Jul 15, 2008

Facts on Spain

Area: 504,780 sq km

Population: 40,341,462 (approx)

Capital: Madrid.

Currency: The Euro. Previously the Spanish peseta (€1=166.66 pesetas)

Language: Castilian Spanish (Castellano) is the national language though visitors who have learned their Spanish abroad find regional accents difficult to cope with, especially in rural Andalucia. Other important language groups include Gallego in Galicia, Basque in the Basque Country and different forms of Catalan in Catalunya, Valencia and the Balearic Islands.

Visa: No visas are necessary for EU nationals staying a maximum of three months.

Geography: Spain is Europe's fourth largest country after Russia, Ukraine and France. It consists of the Spanish mainland, which occupies most of the Iberian peninsula apart from Portugal, the Balearic islands of Mallorca, Menorca, Ibiza and Formentera in the Mediterranean and the Canary Islands of Tenerife, Gran Canaria, Lanzarote, La Palma, Gomera, Fuerteventura and Hierro in the Atlantic Ocean off the coast of Morocco.

Religion: Over 98% of people are Roman Catholic, the rest being made up of a few Protestants, Muslims and Jews. There are also around 500,000 gypsies living mainly in the larger cities.

Time: Central European Time = GMT + 1 hour.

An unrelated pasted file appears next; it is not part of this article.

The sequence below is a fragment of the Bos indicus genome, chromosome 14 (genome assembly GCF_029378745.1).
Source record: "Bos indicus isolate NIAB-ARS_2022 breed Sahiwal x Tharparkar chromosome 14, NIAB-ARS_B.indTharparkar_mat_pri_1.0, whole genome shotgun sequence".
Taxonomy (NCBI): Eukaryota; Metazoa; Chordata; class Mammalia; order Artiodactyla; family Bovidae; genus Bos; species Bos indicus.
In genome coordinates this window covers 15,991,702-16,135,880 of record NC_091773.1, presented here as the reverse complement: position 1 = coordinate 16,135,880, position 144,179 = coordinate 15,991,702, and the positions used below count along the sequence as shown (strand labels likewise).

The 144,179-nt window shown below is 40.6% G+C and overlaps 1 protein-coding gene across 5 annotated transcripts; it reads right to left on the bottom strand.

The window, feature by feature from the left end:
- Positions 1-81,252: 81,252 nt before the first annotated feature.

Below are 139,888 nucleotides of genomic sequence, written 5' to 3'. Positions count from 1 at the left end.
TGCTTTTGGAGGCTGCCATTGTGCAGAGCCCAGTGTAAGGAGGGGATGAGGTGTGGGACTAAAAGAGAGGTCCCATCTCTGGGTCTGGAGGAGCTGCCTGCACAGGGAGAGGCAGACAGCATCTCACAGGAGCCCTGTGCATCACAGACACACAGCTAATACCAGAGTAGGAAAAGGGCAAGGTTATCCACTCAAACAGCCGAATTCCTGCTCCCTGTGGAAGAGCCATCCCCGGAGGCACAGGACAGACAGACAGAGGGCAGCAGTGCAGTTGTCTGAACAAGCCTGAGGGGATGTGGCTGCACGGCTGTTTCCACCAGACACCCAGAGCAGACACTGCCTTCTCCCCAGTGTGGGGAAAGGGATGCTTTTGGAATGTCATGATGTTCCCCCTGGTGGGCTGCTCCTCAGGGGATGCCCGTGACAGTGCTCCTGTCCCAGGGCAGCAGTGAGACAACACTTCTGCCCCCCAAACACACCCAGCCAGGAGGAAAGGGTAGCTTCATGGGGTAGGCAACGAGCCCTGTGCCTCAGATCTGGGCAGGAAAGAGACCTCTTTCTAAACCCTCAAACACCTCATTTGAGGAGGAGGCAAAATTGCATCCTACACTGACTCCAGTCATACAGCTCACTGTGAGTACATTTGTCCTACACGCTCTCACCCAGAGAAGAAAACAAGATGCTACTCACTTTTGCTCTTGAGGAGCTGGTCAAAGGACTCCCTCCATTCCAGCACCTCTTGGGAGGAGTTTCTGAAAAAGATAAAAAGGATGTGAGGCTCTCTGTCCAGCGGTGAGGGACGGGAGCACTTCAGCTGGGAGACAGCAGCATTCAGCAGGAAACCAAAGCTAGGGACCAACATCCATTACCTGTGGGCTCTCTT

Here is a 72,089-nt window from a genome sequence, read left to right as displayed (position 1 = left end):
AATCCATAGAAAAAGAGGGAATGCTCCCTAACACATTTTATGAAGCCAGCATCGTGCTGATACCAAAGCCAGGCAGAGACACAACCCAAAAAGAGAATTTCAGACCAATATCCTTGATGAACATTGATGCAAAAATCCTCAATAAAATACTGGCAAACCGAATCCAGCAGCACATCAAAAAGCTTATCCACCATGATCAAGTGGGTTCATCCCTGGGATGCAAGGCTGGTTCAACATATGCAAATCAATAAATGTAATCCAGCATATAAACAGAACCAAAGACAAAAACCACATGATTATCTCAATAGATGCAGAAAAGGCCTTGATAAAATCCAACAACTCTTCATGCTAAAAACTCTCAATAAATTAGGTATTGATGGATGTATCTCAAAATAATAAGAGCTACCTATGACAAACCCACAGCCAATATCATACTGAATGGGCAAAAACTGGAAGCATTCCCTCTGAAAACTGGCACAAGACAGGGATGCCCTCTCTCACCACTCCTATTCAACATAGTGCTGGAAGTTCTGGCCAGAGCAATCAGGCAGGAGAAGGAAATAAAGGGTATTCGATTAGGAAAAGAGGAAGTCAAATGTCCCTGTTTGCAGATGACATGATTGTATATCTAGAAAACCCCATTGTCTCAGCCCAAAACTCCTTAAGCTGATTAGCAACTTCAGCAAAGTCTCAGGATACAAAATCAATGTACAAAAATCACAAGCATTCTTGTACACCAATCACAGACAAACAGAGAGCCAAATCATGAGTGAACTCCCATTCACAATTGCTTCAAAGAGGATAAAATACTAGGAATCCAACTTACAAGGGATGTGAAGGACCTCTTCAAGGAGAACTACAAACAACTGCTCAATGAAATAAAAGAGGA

Emergency numbers (dial toll-free from any phone):
Emergency services Tel: 112
Ambulance/Ambulancia Tel: 061
Fire service/Bombers/Bomberos Tel: 080
National Police/Policia Nacional Tel: 091 (for serious trouble)
Municipal Police/Policia Municipal Tel: 092 (for larger towns and cities)
Civil Guard/Guardia Civil Tel: 062 (for smaller towns and villages)

Telephone: To make an international call from Spain, dial 00 and then add the country code (UK 44; USA 1; Australia 61; Canada 1; Irish Republic 353; New Zealand 64) and the rest of the telephone number minus the first zero if there is one. To call Spain from abroad, the country code is 00 34.

Business hours: The normal opening hours for shops are Monday to Saturday from around 9am or 10am until about 1.30pm. After siesta they reopen from around 4pm until 8pm or 9pm. Large stores usually stay open all day. Most places are closed on Sundays. Many businesses including restaurants and bars (especially in Madrid) close for holidays in August.

Many museums are closed on Monday and on public holidays and are open on Sunday mornings only. Hours change with the seasons. Check a recent guidebook to make sure you don't miss anything.

Banks generally open from 9am to 2pm from Monday to Friday, and from 9am to midday or 1pm on Saturday. Hours may vary in summer.

Taxis are easily identified in the cities by the green light on the roof which is lit when they are available. Prices are reasonable but make sure the meter is reset when you start your journey. Supplements exist for airport pick-ups, items of luggage, journeys outside of city boundaries and after 10pm and at weekends.

Internet and e-mail: Just about every town has an internet café with very reasonable prices.

Tipping: North Americans tend to overtip in Spain. Typically Spanish people leave a few coins after a meal but wouldn't have any "15%" rule in their mind. If you're happy with the service, leave a tip, it will be appreciated.

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